The CPA was on the ballot in Salem in November 2007; it was defeated, 2,934 to 2,594.
In August, the City Council voted 6-5 against putting the CPA on the November ballot. Soon after, a group of residents collected the roughly 1,000 signatures needed to put it on the ballot via citizen’s petition.
The group that collected signatures has evolved into the Salem Community Preservation Alliance. The alliance held a fundraiser on Thursday, and so far, attendance has been good (20 or 30 people) at each of the neighborhood association meetings they’ve spoken at, Northcutt said.
The CPA allows cities and towns to add a property tax surcharge of up to 3 percent. Mayor Kim Driscoll has advocated for the CPA, saying the 1 percent tax surcharge would raise at least $400,000 annually in Salem.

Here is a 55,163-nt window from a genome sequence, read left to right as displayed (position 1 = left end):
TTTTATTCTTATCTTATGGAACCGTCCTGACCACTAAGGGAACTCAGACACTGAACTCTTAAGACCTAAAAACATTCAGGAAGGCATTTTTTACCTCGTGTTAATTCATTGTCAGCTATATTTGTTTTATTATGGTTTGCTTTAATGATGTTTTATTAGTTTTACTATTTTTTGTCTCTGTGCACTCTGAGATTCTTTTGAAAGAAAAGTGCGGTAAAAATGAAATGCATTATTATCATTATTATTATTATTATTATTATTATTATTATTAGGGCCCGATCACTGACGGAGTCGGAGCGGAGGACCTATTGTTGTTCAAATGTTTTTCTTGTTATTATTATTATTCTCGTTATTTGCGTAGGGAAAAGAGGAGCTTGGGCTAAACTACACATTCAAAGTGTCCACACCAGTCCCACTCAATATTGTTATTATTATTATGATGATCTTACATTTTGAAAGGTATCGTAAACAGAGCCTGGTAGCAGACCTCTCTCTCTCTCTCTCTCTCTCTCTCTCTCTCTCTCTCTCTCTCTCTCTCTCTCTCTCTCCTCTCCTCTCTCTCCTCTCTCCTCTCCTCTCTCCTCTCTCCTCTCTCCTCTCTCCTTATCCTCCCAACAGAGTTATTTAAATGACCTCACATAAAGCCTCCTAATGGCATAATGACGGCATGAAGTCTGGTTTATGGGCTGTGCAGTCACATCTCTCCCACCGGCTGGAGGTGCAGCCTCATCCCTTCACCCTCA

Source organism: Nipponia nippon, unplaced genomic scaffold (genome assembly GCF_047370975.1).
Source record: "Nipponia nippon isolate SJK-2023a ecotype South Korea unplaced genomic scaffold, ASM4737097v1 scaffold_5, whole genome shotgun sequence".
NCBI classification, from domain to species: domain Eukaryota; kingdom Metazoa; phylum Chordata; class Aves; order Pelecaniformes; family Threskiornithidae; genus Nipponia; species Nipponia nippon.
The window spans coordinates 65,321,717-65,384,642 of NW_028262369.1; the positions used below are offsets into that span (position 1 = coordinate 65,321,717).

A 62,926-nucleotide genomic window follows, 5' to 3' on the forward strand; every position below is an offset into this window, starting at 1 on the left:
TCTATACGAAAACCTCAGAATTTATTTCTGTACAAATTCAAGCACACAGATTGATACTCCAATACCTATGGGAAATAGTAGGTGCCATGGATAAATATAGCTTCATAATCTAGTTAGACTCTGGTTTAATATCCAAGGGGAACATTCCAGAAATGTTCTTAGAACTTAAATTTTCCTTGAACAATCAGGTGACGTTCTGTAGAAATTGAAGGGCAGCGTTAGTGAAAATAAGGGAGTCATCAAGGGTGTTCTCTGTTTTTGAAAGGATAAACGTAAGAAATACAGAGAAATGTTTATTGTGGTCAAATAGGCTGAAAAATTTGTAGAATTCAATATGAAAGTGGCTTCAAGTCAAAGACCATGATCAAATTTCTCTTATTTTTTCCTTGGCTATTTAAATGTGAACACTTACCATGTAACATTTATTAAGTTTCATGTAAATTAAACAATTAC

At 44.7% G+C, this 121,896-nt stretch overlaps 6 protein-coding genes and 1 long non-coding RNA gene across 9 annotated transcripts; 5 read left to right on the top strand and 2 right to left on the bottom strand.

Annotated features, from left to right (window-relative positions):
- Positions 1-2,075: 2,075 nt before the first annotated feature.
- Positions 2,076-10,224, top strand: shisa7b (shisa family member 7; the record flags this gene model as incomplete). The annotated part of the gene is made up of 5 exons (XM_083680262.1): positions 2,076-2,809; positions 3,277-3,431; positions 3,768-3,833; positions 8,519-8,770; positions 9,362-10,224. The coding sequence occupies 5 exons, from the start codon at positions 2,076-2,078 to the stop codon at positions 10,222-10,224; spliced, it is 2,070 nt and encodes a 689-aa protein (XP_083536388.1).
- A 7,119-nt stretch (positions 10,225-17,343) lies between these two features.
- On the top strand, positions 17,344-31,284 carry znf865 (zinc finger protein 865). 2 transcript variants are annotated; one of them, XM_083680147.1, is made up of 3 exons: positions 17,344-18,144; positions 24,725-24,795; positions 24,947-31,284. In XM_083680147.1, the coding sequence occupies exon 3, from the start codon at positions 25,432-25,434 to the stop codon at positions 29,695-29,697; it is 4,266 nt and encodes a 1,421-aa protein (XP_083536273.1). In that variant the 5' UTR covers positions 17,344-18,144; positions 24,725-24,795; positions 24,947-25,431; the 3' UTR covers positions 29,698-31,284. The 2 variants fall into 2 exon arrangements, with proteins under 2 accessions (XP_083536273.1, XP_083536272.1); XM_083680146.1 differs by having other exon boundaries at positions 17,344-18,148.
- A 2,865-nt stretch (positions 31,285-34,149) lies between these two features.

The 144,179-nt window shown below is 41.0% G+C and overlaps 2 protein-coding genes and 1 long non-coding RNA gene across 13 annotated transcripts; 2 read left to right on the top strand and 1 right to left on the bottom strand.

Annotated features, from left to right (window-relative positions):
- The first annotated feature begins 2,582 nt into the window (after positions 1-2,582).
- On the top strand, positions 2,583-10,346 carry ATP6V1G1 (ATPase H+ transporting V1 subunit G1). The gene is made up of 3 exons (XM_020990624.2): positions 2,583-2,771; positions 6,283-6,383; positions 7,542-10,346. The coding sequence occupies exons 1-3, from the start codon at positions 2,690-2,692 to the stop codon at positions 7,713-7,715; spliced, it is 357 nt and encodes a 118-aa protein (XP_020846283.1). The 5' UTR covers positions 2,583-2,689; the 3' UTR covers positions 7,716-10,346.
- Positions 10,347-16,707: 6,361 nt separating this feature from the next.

More than 140 Massachusetts communities have adopted the Community Preservation Act since it was passed in 2000, including Peabody, Hamilton, Wenham, Middleton, Gloucester, Rockport and Newburyport.
Bethany Bray can be reached at email@example.com and on Twitter @SalemNewsBB.
SALEM CPA Public forum and panel debate Wednesday at 6:30 p.m. at the Moose Lodge, 50 Grove St. Hosted by the Mack Park Neighborhood Association. The CPA will be on the Nov. 6 election ballot. Polls open 7 a.m. to 8 p.m. More on the Salem Community Preservation Alliance at www.supportsalem.com and www.facebook.com/SalemCPA